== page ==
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Visibility builder

As the marketing pointperson for the Palo Alto- and Dallas-based Sevin Rosen Funds, Jennifer Michalski has the dual mandates of building the venture firm's brand and supporting its portfolio companies' marketing efforts. PEM recently spoke with Michalski about her responsibilities and the evolution of the marketing function at VC firms in recent years.

What is your focus as Sevin Rosen's director of marketing?
The priority has been working to extend the Sevin Rosen brand. There are so many VC firms now, that you need to think from the entrepreneurs' perspective. Aside from a few names, how do entrepreneurs navigate their way around the VC industry? VC firms do differ a great deal and there is certainly value beyond equity, especially when it comes to the operational expertise of the venture capitalist. My goal is to increase Sevin Rosen's visibility and value within that context.

Who do you work with from day to day?
There are two partners [at Sevin Rosen] who – in their previous lives – were marketers, so they manage my work. I try to see things through their eyes from both the marketing and investment perspectives. I also sit in on the partners meetings, and I couldn't stress enough the importance of this. It gives me tremendous insight – if I'm intended to parlay the firm's values, brand, and position, then the better understanding I have, the better I am able to articulate it to entrepreneurs, journalists and other venture capitalists.

What are some differences between marketing the Sevin Rosen brand and that of the firm's portfolio companies?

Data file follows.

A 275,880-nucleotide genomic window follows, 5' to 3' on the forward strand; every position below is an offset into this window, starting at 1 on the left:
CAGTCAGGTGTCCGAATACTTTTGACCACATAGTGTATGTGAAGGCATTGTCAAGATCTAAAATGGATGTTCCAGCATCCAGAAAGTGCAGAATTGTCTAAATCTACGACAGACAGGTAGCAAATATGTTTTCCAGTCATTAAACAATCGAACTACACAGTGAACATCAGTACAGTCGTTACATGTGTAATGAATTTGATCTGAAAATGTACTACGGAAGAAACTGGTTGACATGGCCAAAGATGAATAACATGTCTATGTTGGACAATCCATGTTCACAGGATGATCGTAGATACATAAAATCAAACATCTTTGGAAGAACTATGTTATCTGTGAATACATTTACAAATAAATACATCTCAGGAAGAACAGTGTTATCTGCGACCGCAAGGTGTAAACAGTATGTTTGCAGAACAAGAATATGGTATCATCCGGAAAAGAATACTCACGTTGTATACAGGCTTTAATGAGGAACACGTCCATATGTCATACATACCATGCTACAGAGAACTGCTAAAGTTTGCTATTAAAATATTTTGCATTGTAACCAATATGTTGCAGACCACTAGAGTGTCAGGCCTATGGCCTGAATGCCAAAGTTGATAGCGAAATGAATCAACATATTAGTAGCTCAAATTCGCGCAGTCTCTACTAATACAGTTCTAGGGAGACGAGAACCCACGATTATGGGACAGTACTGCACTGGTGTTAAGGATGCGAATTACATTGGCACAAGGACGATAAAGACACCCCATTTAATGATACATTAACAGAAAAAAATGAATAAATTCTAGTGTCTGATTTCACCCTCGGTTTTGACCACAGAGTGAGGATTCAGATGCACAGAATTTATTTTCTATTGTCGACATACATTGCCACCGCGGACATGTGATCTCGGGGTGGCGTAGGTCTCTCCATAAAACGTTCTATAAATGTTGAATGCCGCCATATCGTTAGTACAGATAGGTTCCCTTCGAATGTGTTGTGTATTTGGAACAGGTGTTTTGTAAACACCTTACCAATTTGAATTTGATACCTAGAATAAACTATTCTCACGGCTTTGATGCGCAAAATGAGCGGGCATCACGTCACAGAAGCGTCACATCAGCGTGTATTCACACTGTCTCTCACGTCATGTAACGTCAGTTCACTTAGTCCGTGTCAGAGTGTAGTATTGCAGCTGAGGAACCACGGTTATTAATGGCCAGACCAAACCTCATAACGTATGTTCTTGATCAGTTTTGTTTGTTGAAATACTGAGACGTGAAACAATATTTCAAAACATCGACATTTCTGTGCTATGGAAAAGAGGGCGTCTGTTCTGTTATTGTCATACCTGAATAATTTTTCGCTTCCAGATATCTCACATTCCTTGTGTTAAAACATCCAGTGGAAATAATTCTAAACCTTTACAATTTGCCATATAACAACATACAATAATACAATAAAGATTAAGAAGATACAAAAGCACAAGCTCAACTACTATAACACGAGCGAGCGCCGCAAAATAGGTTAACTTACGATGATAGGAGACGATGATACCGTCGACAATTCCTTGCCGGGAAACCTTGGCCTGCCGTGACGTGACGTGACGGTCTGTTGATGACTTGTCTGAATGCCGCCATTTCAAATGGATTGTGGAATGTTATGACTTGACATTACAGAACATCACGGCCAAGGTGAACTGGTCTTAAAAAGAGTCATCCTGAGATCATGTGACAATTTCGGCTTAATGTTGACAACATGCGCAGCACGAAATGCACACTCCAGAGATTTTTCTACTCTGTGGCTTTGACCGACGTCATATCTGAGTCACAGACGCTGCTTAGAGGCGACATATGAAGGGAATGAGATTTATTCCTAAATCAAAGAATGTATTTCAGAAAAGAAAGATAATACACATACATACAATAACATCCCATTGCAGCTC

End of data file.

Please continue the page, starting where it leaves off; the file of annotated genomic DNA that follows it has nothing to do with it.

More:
The reason I got into VC in the first place was to work with portfolio companies as they are defining their PR and marketing strategy to help them assess what resources they need and how best to put a strategic communications plan in place. VC is the perfect spot – the portfolio company has a business objective and has funding – now it's about executing. A sharp shove in the right direction saves so much time for these young companies. For example, you can help them identify what the press are covering, the messaging of their competition, who are the critical analysts and journalists covering their space, and how to best incorporate these influencers into the company's communications strategy.

In your experience, how have you seen the marketing function at venture firms evolve?
I started working with August Capital about five years ago as part of a group of four consultants. At that time, if you said you did marketing for VC firm, it was relatively rare. Some VC firms had some support for their portfolio companies, but not so much for themselves. There was a mentality within VC firms that, ?if we build it, they will come, and we don't need to do marketing because our investments will speak for themselves.? In the last two years, [marketing efforts] have exploded. VC continues to be a growing industry, and there are a lot of firms, so getting the word out about how they vary is a priority. I think establishing marketing best practices across the VC industry is good for all – it helps entrepreneurs understand the value of venture capital and to differentiate between firms.

What do you see as the main challenge for the marketing director at a VC firm?
Overall, building consistency across the partnership about the value of marketing can be challenging, and I think I've been fortunate that Sevin Rosen had a solid understanding of the benefits of marketing and what it should do – prior to my arrival.

How do you measure – and plan for – marketing success?
That's something where we want to hold ourselves to the same professional standards that we see with portfolio companies: return on investment. Obviously contribution to the quality of deal flow is the marketing person's charter, but finding a direct correlation between speaking engagements, public relations efforts, website development – and ?did that effort land a new deal in the firm?? is a very tough connection to make. The way I go about it is, I sit down with each partner on a bimonthly or quarterly basis, and I do a deep dive to understand the trends they are seeing in the market and what industry developments intrigue them. I also examine with them what's going on in the portfolio to track companies that are rising stars and identify ways to leverage Sevin Rosen's resources to aide our portfolio companies. Then I build my goals around that.